Trump says he doesn't care if attacks on 'Squad' hurt him politically

President TrumpDonald John TrumpMost Americans break with Trump on Ukraine, but just 45 percent think he should be removed: poll Judge orders Democrats to give notice if they request Trump's NY tax returns Trump's doctor issues letter addressing 'speculation' about visit to Walter Reed MORE on Friday dug in on his strategy of attacking four progressive minority congresswomen despite some backlash from within his own party, saying he doesn't care how it affects him politically.

"I don’t know if it’s good or bad politically. I don’t care," Trump told reporters of his attack against the group of Democratic lawmakers, known as the "Squad," as he departed the White House for a weekend in New Jersey.

"Many people say it's good. I don't know if it's good or bad," he continued. "I can tell you this: You can't talk that way about our country. Not when I'm the president."

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Trump acknowledged that the Democratic lawmakers he has targeted have First Amendment rights, but maintained he also has the right to voice his displeasure.

The president asserted just two days ago that he believed he was winning the political fight in going after Reps. Ilhan OmarIlhan OmarNew York man pleads guilty to threatening to kill Omar Ilhan Omar calls out Buttigieg campaign for Douglass Plan stock photo: 'Not ok or necessary' Ocasio-Cortez jabs 'plutocratic' late entrants to 2020 field MORE (D-Minn.), Alexandria Ocasio-CortezAlexandria Ocasio-CortezNew York man pleads guilty to threatening to kill Omar Funding stopgap would give Congress more time to debate expiring surveillance provisions 'Saturday Night Live' presents Trump impeachment hearings with 'pizzazz' of soap opera MORE (D-N.Y.), Ayanna PressleyAyanna PressleyAyanna Pressley introduces extensive criminal justice reform resolution Ocasio-Cortez jabs 'plutocratic' late entrants to 2020 field Justice Democrats official denies that progressives struggle with electability MORE (D-Mass.) and Rashida TlaibRashida Harbi TlaibAyanna Pressley introduces extensive criminal justice reform resolution Ethics panel extends probe into Tlaib Ocasio-Cortez jabs 'plutocratic' late entrants to 2020 field MORE (D-Mich.).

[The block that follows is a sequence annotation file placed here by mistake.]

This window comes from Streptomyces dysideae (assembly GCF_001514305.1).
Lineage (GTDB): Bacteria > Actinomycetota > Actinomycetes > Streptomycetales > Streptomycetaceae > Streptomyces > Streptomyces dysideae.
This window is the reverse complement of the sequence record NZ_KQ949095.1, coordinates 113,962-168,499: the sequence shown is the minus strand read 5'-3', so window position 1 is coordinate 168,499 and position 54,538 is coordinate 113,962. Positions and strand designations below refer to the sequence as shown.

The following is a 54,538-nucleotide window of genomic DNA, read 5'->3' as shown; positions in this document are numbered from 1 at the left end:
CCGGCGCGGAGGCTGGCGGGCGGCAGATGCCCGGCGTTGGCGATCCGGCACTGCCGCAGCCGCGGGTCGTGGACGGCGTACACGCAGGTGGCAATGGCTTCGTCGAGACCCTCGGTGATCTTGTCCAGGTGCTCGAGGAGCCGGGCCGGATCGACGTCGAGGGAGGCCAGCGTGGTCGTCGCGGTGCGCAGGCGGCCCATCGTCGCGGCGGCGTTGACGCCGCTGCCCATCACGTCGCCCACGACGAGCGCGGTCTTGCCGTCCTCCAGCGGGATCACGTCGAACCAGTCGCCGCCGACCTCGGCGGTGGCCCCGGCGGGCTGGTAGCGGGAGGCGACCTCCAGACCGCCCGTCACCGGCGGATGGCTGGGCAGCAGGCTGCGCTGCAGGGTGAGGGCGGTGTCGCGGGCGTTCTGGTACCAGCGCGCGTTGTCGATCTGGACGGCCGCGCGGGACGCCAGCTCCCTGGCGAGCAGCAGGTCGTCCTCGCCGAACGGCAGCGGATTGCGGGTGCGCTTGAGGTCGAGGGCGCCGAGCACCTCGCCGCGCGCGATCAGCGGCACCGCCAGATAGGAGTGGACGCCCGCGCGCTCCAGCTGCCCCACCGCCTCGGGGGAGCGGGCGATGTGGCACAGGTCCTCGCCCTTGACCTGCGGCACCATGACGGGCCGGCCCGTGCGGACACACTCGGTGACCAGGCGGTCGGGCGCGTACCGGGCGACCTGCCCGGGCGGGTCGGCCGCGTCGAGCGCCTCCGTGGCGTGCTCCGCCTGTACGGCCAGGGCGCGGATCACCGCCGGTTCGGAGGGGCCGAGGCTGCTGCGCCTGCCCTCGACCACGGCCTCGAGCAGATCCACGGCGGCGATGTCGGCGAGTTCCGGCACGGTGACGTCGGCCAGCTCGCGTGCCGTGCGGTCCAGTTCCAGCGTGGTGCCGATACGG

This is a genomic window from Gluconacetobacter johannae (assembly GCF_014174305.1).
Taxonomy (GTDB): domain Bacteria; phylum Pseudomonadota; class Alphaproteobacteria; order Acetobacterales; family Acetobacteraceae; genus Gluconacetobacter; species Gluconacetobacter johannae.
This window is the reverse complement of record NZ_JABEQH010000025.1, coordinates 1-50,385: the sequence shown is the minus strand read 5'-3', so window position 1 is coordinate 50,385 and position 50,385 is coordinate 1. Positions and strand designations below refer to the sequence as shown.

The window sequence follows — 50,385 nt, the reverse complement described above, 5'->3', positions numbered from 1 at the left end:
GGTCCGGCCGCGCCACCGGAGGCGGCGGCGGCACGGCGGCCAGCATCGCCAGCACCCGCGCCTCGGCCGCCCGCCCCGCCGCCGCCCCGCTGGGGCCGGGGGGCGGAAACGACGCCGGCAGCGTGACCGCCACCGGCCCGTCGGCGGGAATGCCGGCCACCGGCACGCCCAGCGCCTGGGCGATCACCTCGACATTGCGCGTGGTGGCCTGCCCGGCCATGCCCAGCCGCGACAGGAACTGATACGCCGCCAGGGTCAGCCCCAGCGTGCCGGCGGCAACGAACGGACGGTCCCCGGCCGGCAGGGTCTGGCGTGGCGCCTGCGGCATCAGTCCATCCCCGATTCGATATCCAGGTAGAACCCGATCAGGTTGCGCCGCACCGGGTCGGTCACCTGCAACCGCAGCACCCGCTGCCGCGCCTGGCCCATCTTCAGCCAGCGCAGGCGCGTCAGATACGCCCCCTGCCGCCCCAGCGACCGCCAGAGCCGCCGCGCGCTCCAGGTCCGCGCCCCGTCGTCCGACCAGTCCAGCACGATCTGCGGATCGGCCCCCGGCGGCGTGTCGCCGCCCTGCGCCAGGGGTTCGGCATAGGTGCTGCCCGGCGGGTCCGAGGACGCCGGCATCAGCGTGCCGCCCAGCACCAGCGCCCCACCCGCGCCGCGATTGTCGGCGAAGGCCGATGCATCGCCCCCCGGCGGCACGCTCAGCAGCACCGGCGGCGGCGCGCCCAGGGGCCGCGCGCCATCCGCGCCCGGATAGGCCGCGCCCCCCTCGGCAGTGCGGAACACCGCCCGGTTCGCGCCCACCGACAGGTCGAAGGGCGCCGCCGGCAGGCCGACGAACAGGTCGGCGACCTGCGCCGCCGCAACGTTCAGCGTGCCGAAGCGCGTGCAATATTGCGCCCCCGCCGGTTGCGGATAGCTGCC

But Democrats and some Republican lawmakers have expressed concerns about Trump's rhetoric and tweets, and a "send her back" chant about Omar that broke out at his Wednesday night rally in North Carolina.

The president has refused to back down, however, and reiterated to reporters on Friday his belief that the four lawmakers "hate our country."

He also disputed reports that first lady Melania TrumpMelania TrumpTrump reversed course on flavored e-cigarette ban over fear of job losses: report Resistance or unhinged behavior? Partisan hatred reaches Trump's family Trump to attend NATO leaders meeting MORE and his daughter, Ivanka TrumpIvana (Ivanka) Marie TrumpTrump reversed course on flavored e-cigarette ban over fear of job losses: report Trump to tour Apple factory with Tim Cook on Wednesday Resistance or unhinged behavior? Partisan hatred reaches Trump's family MORE, urged him to disavow the chants, calling it "fake news."